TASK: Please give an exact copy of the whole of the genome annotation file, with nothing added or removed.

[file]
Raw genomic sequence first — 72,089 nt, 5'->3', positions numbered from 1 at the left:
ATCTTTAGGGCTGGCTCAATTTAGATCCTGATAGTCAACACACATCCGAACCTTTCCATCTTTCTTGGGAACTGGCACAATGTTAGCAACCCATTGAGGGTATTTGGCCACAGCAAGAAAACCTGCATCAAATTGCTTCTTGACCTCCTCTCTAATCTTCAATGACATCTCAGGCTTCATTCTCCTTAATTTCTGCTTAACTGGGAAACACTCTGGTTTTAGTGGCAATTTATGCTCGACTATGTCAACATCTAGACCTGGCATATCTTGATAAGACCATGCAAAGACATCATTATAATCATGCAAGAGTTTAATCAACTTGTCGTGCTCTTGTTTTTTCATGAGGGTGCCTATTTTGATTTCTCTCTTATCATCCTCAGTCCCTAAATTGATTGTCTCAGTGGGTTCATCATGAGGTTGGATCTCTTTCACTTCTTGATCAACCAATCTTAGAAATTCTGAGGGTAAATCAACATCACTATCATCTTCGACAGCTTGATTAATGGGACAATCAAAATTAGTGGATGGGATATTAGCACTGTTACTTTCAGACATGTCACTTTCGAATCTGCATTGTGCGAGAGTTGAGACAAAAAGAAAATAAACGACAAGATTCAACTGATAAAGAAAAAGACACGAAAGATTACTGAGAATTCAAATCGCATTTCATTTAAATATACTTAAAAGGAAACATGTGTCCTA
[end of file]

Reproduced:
Raw genomic sequence first — 72,089 nt, 5'->3', positions numbered from 1 at the left:
ATCTTTAGGGCTGGCTCAATTTAGATCCTGATAGTCAACACACATCCGAACCTTTCCATCTTTCTTGGGAACTGGCACAATGTTAGCAACCCATTGAGGGTATTTGGCCACAGCAAGAAAACCTGCATCAAATTGCTTCTTGACCTCCTCTCTAATCTTCAATGACATCTCAGGCTTCATTCTCCTTAATTTCTGCTTAACTGGGAAACACTCTGGTTTTAGTGGCAATTTATGCTCGACTATGTCAACATCTAGACCTGGCATATCTTGATAAGACCATGCAAAGACATCATTATAATCATGCAAGAGTTTAATCAACTTGTCGTGCTCTTGTTTTTTCATGAGGGTGCCTATTTTGATTTCTCTCTTATCATCCTCAGTCCCTAAATTGATTGTCTCAGTGGGTTCATCATGAGGTTGGATCTCTTTCACTTCTTGATCAACCAATCTTAGAAATTCTGAGGGTAAATCAACATCACTATCATCTTCGACAGCTTGATTAATGGGACAATCAAAATTAGTGGATGGGATATTAGCACTGTTACTTTCAGACATGTCACTTTCGAATCTGCATTGTGCGAGAGTTGAGACAAAAAGAAAATAAACGACAAGATTCAACTGATAAAGAAAAAGACACGAAAGATTACTGAGAATTCAAATCGCATTTCATTTAAATATACTTAAAAGGAAACATGTGTCCTA